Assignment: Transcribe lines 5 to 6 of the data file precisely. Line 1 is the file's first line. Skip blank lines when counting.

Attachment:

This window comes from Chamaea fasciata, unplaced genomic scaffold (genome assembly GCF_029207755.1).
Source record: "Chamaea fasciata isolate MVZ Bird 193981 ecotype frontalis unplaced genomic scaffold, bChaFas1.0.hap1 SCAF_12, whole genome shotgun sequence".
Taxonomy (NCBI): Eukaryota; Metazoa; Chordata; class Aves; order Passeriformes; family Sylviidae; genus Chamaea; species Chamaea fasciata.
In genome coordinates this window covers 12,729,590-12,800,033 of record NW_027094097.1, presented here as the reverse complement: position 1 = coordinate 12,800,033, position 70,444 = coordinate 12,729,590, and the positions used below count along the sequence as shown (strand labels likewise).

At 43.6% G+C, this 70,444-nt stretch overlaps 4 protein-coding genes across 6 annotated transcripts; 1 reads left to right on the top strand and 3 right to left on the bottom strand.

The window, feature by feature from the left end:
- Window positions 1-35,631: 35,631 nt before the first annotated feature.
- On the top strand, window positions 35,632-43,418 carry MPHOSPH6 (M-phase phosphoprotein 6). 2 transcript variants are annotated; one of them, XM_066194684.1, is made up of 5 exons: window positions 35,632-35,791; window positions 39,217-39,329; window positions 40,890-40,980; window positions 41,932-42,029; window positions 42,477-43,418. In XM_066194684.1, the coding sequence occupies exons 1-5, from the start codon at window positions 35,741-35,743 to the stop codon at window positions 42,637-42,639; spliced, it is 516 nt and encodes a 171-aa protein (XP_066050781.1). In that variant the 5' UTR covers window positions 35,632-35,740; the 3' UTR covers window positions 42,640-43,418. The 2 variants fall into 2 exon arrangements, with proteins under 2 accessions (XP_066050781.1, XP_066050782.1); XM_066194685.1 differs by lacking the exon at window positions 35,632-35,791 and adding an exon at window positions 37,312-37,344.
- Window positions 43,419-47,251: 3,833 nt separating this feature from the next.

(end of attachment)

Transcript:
At 43.6% G+C, this 70,444-nt stretch overlaps 4 protein-coding genes across 6 annotated transcripts; 1 reads left to right on the top strand and 3 right to left on the bottom strand.

The window, feature by feature from the left end: